The Daily Northwestern

Panelists discuss entrepreneurship, benefits of social impact work

Ald.+Robin+Rue+Simmons+%28left%29%2C++Amy+Silverstein+%28center%29+and+Taylor+Kinn+%28right%29+speak+on+a+Tuesday+panel+in+Harris+Hall.+The+three+discussed+balancing+social+impact+work+as+women+in+a+changing+industry.
Ald. Robin Rue Simmons (left),  Amy Silverstein (center) and Taylor Kinn (right) speak on a Tuesday panel in Harris Hall. The three discussed balancing social impact work as women in a changing industry.

Ald. Robin Rue Simmons (left), Amy Silverstein (center) and Taylor Kinn (right) speak on a Tuesday panel in Harris Hall. The three discussed balancing social impact work as women in a changing industry.

Noah Frick-Alofs/Daily Senior Staffer

Noah Frick-Alofs/Daily Senior Staffer

Ald. Robin Rue Simmons (left), Amy Silverstein (center) and Taylor Kinn (right) speak on a Tuesday panel in Harris Hall. The three discussed balancing social impact work as women in a changing industry.

Elizabeth Byrne, Copy Chief

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When navigating the career field, Ald. Robin Rue Simmons (5th) said it’s important for Northwestern students to be confident in their ideas and roll with the punches, wherever a career might take them.

Rue Simmons spoke on Tuesday’s Women in Social Impact panel with Amy Silverstein — senior manager at the Monitor Institute at Deloitte — and Taylor Kinn, assistant director of student career advising at Northwestern Career Advancement. In front of roughly 30 students in Harris Hall, the three discussed balancing social impact work as women in a changing industry.

The panel was co-hosted by Lending for Evanston and Northwestern Development, a student-run nonprofit that aids local entrepreneurs, and Global Engagement Summit.

Silverstein said through her time at Deloitte, she learned the importance of having and seeking mentors, both male and female. Strong mentor relationships, she said, allow young entrepreneurs to increase their relationships with other members of their organizations.

“When you can reframe even the most daunting challenges as opportunities, almost anything is possible,” Silverstein said.

Silverstein added that the role of social impact work in a corporate industry is changing, and that as NU students start to enter the workforce in a few years, they should learn how to adapt to different roles and responsibilities.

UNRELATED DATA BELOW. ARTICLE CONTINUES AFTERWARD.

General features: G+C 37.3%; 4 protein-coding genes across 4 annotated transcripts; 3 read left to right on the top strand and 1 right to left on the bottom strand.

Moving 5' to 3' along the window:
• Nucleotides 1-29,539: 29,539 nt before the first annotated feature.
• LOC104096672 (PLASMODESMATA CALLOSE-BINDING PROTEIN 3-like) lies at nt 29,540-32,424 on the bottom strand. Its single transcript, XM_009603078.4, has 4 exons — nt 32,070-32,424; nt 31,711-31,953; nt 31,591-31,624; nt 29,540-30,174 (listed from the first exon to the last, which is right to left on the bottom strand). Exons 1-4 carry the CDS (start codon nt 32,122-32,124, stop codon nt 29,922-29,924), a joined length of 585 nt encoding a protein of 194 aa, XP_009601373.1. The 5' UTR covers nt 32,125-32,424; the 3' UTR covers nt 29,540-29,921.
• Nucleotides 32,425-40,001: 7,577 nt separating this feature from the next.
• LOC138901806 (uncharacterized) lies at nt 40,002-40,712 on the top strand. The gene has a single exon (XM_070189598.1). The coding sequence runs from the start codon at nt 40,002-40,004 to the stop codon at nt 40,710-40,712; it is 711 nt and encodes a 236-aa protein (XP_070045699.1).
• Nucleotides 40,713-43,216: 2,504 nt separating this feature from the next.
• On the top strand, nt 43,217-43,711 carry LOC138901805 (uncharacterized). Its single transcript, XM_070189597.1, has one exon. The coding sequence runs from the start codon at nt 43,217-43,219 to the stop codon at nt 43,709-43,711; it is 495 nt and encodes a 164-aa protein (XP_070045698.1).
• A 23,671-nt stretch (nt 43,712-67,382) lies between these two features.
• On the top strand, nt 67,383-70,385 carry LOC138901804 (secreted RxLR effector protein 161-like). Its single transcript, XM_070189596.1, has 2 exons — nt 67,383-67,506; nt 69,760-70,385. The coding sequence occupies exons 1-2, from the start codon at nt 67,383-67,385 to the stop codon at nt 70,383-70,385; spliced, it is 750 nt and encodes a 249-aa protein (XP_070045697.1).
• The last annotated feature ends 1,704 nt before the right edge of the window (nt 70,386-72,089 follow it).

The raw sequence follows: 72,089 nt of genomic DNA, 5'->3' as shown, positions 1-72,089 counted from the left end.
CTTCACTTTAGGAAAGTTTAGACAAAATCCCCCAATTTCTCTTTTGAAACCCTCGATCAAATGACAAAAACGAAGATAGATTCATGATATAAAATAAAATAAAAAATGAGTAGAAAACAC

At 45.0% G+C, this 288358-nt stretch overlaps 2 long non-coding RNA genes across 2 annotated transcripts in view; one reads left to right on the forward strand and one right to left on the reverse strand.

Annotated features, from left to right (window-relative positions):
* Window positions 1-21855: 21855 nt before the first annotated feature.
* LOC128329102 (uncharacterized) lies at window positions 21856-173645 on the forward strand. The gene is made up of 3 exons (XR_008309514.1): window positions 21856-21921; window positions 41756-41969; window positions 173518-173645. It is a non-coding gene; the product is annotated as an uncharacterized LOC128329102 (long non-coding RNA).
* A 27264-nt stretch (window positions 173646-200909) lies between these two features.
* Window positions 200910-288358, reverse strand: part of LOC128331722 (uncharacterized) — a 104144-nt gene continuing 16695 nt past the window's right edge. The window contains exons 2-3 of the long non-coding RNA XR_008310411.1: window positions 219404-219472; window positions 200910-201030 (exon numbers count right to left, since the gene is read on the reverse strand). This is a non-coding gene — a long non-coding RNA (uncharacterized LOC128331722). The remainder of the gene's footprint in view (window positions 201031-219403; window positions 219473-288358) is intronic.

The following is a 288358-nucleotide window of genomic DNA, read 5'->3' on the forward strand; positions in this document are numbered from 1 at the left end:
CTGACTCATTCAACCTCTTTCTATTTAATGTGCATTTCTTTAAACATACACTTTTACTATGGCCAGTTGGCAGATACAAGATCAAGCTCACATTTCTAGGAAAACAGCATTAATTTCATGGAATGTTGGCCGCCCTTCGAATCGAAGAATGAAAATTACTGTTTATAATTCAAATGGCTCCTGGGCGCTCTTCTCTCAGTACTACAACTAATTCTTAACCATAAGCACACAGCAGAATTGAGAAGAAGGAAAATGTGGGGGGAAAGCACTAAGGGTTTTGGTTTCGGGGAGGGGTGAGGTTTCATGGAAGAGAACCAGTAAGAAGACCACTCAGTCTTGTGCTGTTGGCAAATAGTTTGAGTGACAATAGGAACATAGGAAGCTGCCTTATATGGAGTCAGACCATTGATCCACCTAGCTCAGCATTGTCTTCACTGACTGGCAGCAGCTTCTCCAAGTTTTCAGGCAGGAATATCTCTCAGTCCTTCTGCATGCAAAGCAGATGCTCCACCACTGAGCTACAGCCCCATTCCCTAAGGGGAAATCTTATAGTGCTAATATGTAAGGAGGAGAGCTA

Rue Simmons said her work procuring and selling housing for disadvantaged communities in Evanston exposed her to a “white, male-dominated industry.” She experienced challenges in competing with other companies that had greater resources, but that job — as well as her role as an alderman — made her feel lucky.

“I feel like it’s an absolute gift to be able to earn a living while doing service work,” Rue Simmons said. “I would do this work (even) if I could not get paid.”

Kinn addressed the resources NCA has available for students, echoing Silverstein’s advice about finding mentors who can help students enter a workplace that aligns with their personal interests and values.

“It’s really important that you take the time to understand yourself and how you fit in with organizational cultures of different employers or people you may work with in the future,” Kinn said. “Building on the experiences that you already have will help you figure out what you want to do.”

Kinn added that NCA offers pathways for students to make connections, such as OurNorthwestern, the alumni directory and new career platform Handshake.

Weinberg junior Petra Barbu, a member of both LEND and GES, told The Daily she helped organize the event. She said she was inspired to bring these women to NU because of their unifying message of finding a balance between making a living and making an impact.

“While there are definitely challenges, there are so many networks, so many resources and so many mentors that are willing to connect with you and reach out,” Barbu told The Daily. “I hope (people) left inspired and ready to make a change.”

Email: elizabethbyrne2020@u.northwestern.edu
Twitter: @lizbyrne33

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